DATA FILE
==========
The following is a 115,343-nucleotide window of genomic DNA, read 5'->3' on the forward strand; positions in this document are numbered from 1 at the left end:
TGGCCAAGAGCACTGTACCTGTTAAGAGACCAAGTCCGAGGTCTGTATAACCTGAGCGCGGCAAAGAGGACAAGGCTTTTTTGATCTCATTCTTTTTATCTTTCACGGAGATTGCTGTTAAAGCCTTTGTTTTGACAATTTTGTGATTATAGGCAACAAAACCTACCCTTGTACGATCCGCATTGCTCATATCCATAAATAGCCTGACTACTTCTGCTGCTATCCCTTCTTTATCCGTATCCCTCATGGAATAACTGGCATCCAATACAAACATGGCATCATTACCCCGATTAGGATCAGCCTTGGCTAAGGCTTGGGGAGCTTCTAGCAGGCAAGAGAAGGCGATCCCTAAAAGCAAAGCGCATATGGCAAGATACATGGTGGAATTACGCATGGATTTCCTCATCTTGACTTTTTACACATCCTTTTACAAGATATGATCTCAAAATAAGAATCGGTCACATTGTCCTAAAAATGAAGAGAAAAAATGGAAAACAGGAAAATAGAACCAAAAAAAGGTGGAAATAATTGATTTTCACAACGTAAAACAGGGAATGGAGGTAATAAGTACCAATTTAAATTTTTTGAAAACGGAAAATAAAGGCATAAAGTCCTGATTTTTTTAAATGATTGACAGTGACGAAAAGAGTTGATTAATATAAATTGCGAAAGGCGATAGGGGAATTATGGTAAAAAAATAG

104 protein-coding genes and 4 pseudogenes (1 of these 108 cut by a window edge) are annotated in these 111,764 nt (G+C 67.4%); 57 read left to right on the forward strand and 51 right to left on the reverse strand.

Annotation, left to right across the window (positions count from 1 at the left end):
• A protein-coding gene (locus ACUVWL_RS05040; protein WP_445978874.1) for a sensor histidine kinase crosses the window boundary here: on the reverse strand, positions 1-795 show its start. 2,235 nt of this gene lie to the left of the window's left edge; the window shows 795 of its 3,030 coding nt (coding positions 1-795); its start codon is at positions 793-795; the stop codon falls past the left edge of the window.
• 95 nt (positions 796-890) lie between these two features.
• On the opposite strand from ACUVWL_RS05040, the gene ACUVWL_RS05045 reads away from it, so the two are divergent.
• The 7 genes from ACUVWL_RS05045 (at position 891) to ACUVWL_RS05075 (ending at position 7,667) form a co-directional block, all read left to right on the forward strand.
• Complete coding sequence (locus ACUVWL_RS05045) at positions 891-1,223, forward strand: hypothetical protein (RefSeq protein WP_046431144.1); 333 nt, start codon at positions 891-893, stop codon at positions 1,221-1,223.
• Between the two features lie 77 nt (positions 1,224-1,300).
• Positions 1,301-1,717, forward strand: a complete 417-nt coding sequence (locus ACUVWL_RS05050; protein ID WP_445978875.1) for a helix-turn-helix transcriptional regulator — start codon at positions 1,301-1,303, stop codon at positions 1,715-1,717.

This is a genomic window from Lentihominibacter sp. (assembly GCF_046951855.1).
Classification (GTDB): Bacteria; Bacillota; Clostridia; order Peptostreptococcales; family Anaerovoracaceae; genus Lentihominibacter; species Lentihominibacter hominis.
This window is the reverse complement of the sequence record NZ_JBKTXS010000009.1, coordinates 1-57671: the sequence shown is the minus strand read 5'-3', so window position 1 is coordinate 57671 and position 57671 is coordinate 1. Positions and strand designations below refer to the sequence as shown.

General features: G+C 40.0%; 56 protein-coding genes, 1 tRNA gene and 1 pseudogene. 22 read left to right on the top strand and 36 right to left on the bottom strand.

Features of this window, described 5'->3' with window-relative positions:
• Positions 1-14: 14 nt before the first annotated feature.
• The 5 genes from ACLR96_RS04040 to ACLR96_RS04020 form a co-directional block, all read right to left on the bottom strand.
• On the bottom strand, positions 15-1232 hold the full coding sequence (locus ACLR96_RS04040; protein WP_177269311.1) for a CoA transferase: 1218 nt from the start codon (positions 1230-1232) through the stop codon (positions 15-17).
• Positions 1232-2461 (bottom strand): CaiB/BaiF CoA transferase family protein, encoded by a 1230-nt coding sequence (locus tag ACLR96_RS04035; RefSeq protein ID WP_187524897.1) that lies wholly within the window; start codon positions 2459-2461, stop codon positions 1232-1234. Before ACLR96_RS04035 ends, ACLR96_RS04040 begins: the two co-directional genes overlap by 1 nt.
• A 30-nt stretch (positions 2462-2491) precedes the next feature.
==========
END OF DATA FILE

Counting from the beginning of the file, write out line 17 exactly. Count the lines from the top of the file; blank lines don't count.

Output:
• Positions 1-14: 14 nt before the first annotated feature.